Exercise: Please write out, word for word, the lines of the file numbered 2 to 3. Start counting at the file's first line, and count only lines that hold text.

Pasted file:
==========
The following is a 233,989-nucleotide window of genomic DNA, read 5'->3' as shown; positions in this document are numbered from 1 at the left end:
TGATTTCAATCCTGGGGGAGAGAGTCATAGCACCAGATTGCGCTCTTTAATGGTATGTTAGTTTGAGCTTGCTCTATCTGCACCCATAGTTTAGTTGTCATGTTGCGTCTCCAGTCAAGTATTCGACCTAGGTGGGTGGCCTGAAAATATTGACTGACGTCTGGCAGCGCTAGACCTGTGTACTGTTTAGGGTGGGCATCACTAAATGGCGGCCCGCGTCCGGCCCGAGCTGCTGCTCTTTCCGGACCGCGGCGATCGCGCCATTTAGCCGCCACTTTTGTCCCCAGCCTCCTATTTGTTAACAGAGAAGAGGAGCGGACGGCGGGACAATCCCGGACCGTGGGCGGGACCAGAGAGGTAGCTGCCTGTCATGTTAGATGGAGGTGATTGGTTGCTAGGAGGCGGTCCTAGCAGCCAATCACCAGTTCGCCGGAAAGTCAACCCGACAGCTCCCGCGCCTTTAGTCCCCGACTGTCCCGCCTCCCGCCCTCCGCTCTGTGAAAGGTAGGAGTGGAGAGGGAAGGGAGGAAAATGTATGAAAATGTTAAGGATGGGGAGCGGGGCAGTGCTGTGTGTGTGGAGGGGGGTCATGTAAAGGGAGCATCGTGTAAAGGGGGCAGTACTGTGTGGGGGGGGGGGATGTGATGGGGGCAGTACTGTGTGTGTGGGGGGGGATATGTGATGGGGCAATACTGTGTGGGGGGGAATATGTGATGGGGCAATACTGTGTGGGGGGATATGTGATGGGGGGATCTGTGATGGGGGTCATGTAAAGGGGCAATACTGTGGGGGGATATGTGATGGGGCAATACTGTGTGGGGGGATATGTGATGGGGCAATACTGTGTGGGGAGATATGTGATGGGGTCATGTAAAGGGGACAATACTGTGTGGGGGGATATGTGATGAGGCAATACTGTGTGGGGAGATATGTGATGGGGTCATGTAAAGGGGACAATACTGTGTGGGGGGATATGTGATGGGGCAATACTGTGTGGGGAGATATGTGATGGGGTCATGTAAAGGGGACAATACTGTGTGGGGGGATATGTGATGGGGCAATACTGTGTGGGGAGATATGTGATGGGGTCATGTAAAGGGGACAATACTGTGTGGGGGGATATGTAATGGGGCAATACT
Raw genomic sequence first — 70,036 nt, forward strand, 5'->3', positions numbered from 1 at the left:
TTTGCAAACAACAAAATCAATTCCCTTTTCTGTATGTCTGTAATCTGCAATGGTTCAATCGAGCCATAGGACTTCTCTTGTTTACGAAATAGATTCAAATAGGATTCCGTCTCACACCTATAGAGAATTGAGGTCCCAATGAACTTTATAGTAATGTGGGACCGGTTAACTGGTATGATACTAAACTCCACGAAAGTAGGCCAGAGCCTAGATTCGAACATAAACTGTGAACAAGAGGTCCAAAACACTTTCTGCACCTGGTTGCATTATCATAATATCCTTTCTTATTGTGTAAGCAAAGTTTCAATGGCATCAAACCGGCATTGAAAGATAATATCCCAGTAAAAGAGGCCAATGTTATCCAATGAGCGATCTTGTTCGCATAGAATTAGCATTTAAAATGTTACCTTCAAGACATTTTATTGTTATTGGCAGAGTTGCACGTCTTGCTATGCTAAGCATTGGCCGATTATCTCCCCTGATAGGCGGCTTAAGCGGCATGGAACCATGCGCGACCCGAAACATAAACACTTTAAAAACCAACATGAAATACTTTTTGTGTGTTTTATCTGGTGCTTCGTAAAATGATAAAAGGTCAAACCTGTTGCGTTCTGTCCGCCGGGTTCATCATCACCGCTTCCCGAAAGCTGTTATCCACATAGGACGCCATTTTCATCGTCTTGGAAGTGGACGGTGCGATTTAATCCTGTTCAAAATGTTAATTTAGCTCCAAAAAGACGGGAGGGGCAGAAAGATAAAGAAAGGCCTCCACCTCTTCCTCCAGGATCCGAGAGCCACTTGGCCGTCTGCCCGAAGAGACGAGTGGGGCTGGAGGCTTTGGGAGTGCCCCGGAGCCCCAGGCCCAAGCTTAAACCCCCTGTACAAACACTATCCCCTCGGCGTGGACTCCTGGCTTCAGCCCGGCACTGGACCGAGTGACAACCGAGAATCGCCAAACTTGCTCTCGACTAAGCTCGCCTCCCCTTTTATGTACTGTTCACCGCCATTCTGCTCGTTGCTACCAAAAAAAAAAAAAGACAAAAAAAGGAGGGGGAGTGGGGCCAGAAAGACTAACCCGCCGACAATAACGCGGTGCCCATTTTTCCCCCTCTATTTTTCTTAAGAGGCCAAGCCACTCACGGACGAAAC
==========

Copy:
TGATTTCAATCCTGGGGGAGAGAGTCATAGCACCAGATTGCGCTCTTTAATGGTATGTTAGTTTGAGCTTGCTCTATCTGCACCCATAGTTTAGTTGTCATGTTGCGTCTCCAGTCAAGTATTCGACCTAGGTGGGTGGCCTGAAAATATTGACTGACGTCTGGCAGCGCTAGACCTGTGTACTGTTTAGGGTGGGCATCACTAAATGGCGGCCCGCGTCCGGCCCGAGCTGCTGCTCTTTCCGGACCGCGGCGATCGCGCCATTTAGCCGCCACTTTTGTCCCCAGCCTCCTATTTGTTAACAGAGAAGAGGAGCGGACGGCGGGACAATCCCGGACCGTGGGCGGGACCAGAGAGGTAGCTGCCTGTCATGTTAGATGGAGGTGATTGGTTGCTAGGAGGCGGTCCTAGCAGCCAATCACCAGTTCGCCGGAAAGTCAACCCGACAGCTCCCGCGCCTTTAGTCCCCGACTGTCCCGCCTCCCGCCCTCCGCTCTGTGAAAGGTAGGAGTGGAGAGGGAAGGGAGGAAAATGTATGAAAATGTTAAGGATGGGGAGCGGGGCAGTGCTGTGTGTGTGGAGGGGGGTCATGTAAAGGGAGCATCGTGTAAAGGGGGCAGTACTGTGTGGGGGGGGGGGATGTGATGGGGGCAGTACTGTGTGTGTGGGGGGGGATATGTGATGGGGCAATACTGTGTGGGGGGGAATATGTGATGGGGCAATACTGTGTGGGGGGATATGTGATGGGGGGATCTGTGATGGGGGTCATGTAAAGGGGCAATACTGTGGGGGGATATGTGATGGGGCAATACTGTGTGGGGGGATATGTGATGGGGCAATACTGTGTGGGGAGATATGTGATGGGGTCATGTAAAGGGGACAATACTGTGTGGGGGGATATGTGATGAGGCAATACTGTGTGGGGAGATATGTGATGGGGTCATGTAAAGGGGACAATACTGTGTGGGGGGATATGTGATGGGGCAATACTGTGTGGGGAGATATGTGATGGGGTCATGTAAAGGGGACAATACTGTGTGGGGGGATATGTGATGGGGCAATACTGTGTGGGGAGATATGTGATGGGGTCATGTAAAGGGGACAATACTGTGTGGGGGGATATGTAATGGGGCAATACT
Raw genomic sequence first — 70,036 nt, forward strand, 5'->3', positions numbered from 1 at the left: